ByTrey Guillotine, writer at
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Jessica returns to her childhood home, Kilgrave tries the hero thing, and Simpson plants a bomb in Jessica Jones season 1, episode 8, "AKA WWJD?".

Kilgrave’s gift to Jessica, her childhood diary, leads her to the home she grew up in, on the corner of Birch Street and Higgins Drive, the mantra she repeats to ground herself after a panic attack. Kilgrave has spared no expense in making their new home together the exact image of how it was before her and her family suffered a car crash, of which Jessica was the only survivor and feels guilt over. He’s hopeful that in time Jessica will see his grand gestures of torture and murder as the signs of love that he hopes them to be, but don’t worry, he’s not delusional; he knows it’ll take time and effort. Jessica on the other hand plays along, as best as Jessica Jones can, waiting for a moment to either capture him or draw a recorded confession out of him to the deaths of the Schlottmann’s.

Taking part in Kilgrave’s fantasy is as difficult as she thought it’d be. Not only is it the two of them living in the house, but an armed guard for Kilgrave’s protection, and a housekeeper and a gourmet chef to see to their needs, and to be used as collateral damage if Jessica gets too uppity. This, all while sidestepping attempts from Simpson and his military black-ops buddies to kill Kilgrave once and for all. But spending time with Kilgrave peels back some layers of his history and the treatments he endured at the hands of his scientist parents,through video footage stored on Reva Conners’ flash drive, intended for Luke. The experiments he was subjected to, and that also gave him his powers, were horrific, even more so for a young ten year old boy, but more so Jessica discovers that a possible reason for his deluded and greedy perceptions of good and evil were because he was never raised to tell the difference, and only grew up alone, getting what he wanted by merely saying it.

Hoping she might be able to guide Kilgrave to use his powers for good, Jessica brings him to the scene of a hostage situation; an anguished man holds his family at gunpoint in their home while the police try to speak with him from the outside. They sneak their way in, Kilgrave ordering several officers to let them pass, allowing Kilgrave the opportunity to order him not to shoot and let the family go. But one act of good doesn’t sink in for Kilgrave as he then nearly commands the man to blow his own brains out, the choice he genuinely sees as the right one, until Jessica tells him otherwise. She realizes that the only way to ensure he reformed himself and used his powers for the greater good, would be for her, and only her, to steer him in that direction, giving up her life to be with him, a man she truly despises, and even then, his intentions would always be questionable. She decides that’s not a way to go, and once again prepares to capture Kilgrave.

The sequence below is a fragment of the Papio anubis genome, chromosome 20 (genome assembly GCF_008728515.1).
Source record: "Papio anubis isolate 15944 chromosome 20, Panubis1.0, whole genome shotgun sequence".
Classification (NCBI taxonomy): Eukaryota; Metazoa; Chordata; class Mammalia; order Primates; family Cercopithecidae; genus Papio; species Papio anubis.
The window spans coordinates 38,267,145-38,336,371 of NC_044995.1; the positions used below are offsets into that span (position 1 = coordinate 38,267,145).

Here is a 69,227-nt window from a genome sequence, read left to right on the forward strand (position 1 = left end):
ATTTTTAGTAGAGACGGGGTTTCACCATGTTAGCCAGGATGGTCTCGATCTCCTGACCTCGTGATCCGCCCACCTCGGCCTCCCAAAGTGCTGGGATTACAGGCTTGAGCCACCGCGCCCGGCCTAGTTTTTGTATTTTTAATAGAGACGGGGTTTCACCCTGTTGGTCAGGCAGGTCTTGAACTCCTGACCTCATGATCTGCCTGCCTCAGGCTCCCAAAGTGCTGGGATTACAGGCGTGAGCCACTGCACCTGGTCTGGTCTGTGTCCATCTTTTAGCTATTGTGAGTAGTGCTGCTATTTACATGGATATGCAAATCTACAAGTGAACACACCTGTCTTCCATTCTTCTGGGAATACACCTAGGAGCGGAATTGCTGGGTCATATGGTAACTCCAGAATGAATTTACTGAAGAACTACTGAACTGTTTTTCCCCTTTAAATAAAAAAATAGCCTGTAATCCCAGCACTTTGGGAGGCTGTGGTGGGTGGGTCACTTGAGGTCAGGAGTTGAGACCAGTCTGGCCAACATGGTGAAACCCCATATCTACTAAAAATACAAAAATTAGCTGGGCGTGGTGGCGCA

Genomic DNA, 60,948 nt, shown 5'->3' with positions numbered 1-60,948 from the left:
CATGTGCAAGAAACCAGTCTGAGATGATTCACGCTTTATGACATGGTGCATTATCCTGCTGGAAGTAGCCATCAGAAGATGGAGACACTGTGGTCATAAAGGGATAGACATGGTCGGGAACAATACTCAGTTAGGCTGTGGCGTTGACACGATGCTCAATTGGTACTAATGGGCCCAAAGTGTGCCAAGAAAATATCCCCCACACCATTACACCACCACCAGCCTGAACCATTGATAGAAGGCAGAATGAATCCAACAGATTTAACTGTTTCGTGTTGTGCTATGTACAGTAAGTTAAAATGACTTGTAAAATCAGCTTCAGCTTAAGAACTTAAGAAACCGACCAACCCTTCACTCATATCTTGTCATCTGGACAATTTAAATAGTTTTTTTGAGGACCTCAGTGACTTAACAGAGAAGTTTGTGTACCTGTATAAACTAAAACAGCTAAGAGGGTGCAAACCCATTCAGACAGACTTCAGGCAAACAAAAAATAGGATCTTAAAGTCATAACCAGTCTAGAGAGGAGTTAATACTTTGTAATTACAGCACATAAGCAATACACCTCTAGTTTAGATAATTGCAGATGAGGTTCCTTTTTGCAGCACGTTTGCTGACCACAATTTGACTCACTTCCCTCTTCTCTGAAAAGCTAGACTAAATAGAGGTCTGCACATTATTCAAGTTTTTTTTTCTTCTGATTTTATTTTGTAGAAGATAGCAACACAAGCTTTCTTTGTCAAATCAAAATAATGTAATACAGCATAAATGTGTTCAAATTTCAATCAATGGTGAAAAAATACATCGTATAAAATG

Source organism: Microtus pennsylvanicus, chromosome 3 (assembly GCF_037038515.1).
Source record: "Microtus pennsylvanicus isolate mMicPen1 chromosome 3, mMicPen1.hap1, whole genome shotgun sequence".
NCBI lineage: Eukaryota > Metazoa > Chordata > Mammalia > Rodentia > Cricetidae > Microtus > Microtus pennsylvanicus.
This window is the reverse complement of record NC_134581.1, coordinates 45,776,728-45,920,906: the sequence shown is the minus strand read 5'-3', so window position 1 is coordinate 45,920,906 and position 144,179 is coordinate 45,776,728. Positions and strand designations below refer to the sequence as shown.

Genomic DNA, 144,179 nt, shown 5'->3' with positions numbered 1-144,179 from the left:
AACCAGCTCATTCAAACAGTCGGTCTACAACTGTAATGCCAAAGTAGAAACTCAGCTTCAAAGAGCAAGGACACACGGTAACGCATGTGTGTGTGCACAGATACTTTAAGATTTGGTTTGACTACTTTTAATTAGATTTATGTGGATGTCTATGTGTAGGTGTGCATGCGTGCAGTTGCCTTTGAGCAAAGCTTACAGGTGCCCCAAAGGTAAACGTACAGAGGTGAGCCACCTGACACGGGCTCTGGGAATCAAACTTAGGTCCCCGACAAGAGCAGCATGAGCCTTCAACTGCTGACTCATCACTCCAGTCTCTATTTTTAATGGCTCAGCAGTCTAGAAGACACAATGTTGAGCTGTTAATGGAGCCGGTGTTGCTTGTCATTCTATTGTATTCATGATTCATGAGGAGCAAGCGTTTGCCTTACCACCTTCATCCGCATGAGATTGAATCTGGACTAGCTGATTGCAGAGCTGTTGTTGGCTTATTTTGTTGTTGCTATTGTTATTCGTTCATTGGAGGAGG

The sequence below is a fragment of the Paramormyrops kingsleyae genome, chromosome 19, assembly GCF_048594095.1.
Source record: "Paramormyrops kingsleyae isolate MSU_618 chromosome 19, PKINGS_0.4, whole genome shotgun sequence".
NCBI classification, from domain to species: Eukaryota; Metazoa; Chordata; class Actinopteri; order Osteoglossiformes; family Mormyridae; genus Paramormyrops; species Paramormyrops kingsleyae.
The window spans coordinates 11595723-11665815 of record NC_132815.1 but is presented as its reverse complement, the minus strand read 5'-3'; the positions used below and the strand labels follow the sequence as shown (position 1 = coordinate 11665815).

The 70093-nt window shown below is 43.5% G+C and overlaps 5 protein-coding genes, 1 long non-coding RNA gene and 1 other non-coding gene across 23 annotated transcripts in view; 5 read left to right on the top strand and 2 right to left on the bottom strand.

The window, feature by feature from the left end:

While given further insight into Kilgrave’s motivations, we’re also given a look into his own origin story. The flash drive he killed Reva for (and furthermore blames Jessica for her death, not himself) contains video recordings of the experiments he went through, as well as other unknown files. Why did Reva have this? Were these experiments the same that Luke went through to gain unbreakable skin?

Kilgrave may be the most vile villain Marvel has introduced into this universe, film or TV. He knows no real ambitions of world dominations , or a vendetta to destroy the Avengers. He is purely a sick man with the powers to force others to act out his twisted fantasies. With Jessica, alone, he has kidnapped, raped, and forced her to commit murder, and these are only the things we know of. What else did he force Jessica to do, and what did he force others to do? Not only did Kilgrave violate Jessica in the year they spent together, but he manages to go a step further and violate her very past, her childhood home. Once, a haven to think back on when she needed to retreat, now tainted by his presence in every room of that house.


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